Professor Jonathan Heddle is set to embark on a new era in Bionanoscience at Durham University, thanks to a £4.8million Leverhulme International Professorship award.
Currently based at Malopolska Centre of Biotechnology (MCB), Jagiellonian University in Poland, Professor Heddle’s research into bionanoscience aims to understand, design and build artificial and natural biological nanomachines.
Living systems are built and maintained through the action of countless biological machines such as enzymes which are made from protein. They exist at the nanoscale (a nanometre being one thousand times smaller than the width of a human hair) and many act like tiny robots.
Working together, they are responsible for defining features of cells such as self-repair and autonomous motion. Taking inspiration from nature’s nanomachines Professor Heddle hopes to build artificial cell-like ‘nanorobots’ that are biocompatible and biodegradable and capable of carrying out useful tasks not seen or even not possible in nature.
For example, such nanomachines could one day act as ‘gatekeepers’ for our bodies; identifying and destroying cancer, acting as new drug delivery systems and even slow the aging process.
The highly competitive Leverhulme International Professorships enable universities to attract globally leading scholars to take up permanent professorial posts in the UK. The funding will help establish the Centre for Programmable Biological Matter at Durham University, supporting a team of early career researchers and PhD students and building a solid foundation for further development of this exciting new area of research at the university.
Professor Martin Cann, Head of Biosciences Department at Durham University, said: “I am delighted that Jonathan is joining the University. We see this award as just the beginning, his arrival is part of an exciting plan to build on our world class bio-capabilities and provide the basis for further expansion of our research goals.”
Professor Heddle completed his PhD in biochemistry at the University of Leicester. After obtaining the prestigious Japan Society for the Promotion of Science (JSPS) Postdoctoral Fellowship for Research, he conducted structural biology research at Yokohama City University in Japan.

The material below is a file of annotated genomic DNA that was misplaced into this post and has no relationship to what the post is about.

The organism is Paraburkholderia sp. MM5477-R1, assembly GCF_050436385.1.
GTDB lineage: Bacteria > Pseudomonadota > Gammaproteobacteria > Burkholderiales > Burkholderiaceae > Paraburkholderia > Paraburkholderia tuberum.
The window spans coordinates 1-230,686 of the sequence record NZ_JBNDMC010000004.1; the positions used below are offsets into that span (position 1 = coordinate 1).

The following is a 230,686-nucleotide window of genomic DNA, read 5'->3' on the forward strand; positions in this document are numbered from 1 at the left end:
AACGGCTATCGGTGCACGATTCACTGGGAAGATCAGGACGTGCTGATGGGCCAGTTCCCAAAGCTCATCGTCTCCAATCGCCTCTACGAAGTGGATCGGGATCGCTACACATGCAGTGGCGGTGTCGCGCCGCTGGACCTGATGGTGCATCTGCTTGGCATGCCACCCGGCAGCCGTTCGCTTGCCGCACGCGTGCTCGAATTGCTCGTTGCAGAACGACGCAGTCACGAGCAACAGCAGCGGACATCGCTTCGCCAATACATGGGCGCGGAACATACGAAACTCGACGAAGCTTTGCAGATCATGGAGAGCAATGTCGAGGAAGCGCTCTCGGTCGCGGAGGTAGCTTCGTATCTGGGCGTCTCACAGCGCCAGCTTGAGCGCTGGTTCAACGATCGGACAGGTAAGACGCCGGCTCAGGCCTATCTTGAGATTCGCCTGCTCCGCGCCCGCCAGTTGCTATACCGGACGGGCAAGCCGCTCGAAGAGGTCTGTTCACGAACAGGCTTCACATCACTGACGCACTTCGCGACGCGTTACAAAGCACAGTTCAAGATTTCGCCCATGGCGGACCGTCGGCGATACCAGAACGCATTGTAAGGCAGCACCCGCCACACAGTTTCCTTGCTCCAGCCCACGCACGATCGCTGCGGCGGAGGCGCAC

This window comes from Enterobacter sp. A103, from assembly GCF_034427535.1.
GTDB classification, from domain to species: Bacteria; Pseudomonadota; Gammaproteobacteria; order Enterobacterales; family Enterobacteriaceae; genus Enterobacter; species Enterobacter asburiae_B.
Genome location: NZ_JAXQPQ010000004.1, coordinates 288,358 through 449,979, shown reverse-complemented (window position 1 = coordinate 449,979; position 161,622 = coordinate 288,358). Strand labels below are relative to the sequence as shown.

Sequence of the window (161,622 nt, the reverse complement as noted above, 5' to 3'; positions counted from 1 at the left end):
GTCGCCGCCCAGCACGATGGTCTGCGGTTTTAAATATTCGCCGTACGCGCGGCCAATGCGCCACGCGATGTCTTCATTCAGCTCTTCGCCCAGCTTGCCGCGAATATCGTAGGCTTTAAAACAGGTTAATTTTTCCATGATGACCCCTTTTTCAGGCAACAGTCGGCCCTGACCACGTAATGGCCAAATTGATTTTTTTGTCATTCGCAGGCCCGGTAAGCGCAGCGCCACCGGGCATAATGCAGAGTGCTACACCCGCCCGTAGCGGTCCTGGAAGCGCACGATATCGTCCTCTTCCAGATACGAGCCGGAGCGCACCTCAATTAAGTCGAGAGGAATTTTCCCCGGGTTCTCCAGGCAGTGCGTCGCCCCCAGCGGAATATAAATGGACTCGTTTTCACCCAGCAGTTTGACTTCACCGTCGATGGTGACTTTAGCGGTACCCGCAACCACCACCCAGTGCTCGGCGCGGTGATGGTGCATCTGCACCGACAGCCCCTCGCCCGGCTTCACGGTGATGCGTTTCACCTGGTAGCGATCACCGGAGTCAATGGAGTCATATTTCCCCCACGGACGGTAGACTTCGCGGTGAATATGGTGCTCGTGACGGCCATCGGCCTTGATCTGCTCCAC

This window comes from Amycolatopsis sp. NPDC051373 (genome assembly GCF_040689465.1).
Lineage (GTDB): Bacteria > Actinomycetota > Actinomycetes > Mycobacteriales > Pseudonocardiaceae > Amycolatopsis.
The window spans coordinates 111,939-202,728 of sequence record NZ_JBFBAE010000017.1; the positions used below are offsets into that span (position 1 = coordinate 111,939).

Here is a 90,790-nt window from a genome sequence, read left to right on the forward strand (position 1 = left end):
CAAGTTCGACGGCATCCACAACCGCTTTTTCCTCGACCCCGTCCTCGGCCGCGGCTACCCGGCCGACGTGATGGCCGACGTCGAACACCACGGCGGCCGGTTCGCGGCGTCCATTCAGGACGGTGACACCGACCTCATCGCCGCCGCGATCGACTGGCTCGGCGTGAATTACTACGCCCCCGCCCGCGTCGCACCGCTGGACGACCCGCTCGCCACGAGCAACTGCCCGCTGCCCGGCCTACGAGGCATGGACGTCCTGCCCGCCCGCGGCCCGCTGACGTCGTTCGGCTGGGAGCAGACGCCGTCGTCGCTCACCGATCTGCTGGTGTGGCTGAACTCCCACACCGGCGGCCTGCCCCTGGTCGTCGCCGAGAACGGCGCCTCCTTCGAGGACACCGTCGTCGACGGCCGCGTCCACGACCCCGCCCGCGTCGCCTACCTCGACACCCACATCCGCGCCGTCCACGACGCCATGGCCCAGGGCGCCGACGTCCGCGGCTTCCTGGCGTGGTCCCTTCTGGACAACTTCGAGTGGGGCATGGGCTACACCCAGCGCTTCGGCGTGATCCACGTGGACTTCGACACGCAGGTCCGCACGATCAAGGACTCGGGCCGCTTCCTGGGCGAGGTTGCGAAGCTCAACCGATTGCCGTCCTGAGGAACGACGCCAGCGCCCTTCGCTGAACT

Professor Heddle then created his own laboratory at the Tokyo Institute of Technology, and again at the RIKEN research centre in Wakō, Japan, before moving to Jagiellonian University in Poland.
Originally from the Bishop Auckland area, Professor Heddle has a long history of successful collaboration with Durham University, pushing research frontiers in bionanoscience. This has included work aimed at understanding viral protein machinery, to build programmable protein nanocages, which can be used in biomedicine.
Professor Heddle said: “Bionanoscience is a fast growing and ground-breaking area of research which will precipitate a Fifth Industrial Revolution resulting in far-reaching new capabilities in materials, energy production and therapeutics. I look forward to building on the excellent facilities and highly interdisciplinary work being carried out at Durham University’s Biophysical Sciences Institute to develop an internationally renowned centre in this area.”
Professor Anna Vignoles, Director of the Leverhulme Trust, added: “The Trust is thrilled to award Professor Heddle a Leverhulme International Professorship. He is undertaking exciting and internationally important work in bionanoscience. This class of innovative, cutting-edge research will enable the UK to be world-leading in this area.”
More information at heddlelab.org.